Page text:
It is so funny to see were research skills can take you.

A plus of working at an Applied University is that the people who I want to reach with my research are getting their degree at the Applied University (in the Netherlands you can become a primary school teacher and lower secondary school teacher with a bachelor’s degree from an Applied University). So there are short connections, compared with Universities.

Could we just stop here for a moment, please? What exactly is the difference between “applied university” and “university”? Is it a difference in options after finishing? Is it that certain careers are thought in uni and others at applied uni?

I had a talk yesterday with a PhD in Canada and there we came to the conclusion that an applied university is like college. At an applied university you are prepared for a “practical” job such as a teacher, therapist. The people who see and work with people or ICT systems. They learn to critically think of methods they could apply in practice but don’t know how to set up a complete study. Plus you can only get a Bachelor’s degree at an applied university.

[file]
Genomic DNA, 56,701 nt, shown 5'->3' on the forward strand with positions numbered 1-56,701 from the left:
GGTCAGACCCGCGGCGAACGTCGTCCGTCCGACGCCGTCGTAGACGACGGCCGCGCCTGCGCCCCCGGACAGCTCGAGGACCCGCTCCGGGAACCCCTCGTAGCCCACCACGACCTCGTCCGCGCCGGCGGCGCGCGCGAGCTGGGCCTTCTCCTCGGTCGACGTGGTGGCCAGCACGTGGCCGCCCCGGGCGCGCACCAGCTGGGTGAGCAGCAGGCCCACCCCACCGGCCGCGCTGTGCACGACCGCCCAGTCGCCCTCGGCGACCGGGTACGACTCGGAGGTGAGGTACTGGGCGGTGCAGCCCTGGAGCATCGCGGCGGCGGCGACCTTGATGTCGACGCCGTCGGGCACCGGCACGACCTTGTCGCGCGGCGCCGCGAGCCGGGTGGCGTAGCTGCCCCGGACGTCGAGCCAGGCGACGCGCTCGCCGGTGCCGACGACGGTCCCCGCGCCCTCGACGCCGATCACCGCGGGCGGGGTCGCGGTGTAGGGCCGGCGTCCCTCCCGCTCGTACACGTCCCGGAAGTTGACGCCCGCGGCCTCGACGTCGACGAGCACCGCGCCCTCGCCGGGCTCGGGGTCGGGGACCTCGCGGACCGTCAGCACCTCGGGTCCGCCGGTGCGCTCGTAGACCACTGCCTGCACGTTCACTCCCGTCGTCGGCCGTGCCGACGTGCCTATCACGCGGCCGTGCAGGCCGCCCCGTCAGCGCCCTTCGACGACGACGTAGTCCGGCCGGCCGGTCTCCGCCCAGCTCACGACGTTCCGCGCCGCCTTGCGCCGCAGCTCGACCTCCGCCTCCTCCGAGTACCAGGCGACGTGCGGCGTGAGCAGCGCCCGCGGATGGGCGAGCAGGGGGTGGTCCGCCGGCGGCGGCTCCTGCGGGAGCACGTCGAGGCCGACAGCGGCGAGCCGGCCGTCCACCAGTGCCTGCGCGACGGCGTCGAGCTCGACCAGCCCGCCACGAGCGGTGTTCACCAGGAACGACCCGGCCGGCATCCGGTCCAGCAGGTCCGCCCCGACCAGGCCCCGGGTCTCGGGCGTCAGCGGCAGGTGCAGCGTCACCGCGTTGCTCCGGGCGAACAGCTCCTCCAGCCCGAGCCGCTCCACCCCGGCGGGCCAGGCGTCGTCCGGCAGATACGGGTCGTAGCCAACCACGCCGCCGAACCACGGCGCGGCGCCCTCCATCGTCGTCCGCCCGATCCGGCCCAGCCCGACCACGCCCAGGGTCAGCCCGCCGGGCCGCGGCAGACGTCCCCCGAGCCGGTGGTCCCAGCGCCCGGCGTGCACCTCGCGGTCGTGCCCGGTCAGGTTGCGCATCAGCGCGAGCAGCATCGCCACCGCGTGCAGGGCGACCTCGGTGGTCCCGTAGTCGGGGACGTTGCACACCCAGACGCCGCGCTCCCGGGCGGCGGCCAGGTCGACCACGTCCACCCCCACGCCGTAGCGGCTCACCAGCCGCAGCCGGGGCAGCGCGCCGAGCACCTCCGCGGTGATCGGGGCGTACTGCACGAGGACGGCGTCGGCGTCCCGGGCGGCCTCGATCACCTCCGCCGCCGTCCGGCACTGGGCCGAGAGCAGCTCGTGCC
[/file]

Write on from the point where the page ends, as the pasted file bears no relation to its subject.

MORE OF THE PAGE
Academic universities are more for teaching the students also research skills so that they can do the research themselves. The first 3 or 4 years at an academic university students get their Bachelor’s degree and can then continue for 1 or 2 years to gain a Master’s degree.

Ok, back to the topic.

The reason why I have shifted to an Applied University and not went for a traditional academic career is that I love doing research and answering all the questions that I have, but I don’t like and am not made for the stress and pressure within academia. Especially with my chronic illness, I need to take good care of myself and take rest when I am in pain. Within academia, I believe this isn’t possible. There is always the next grant to write, a next paper to publish, be the best teacher there is, and so forth.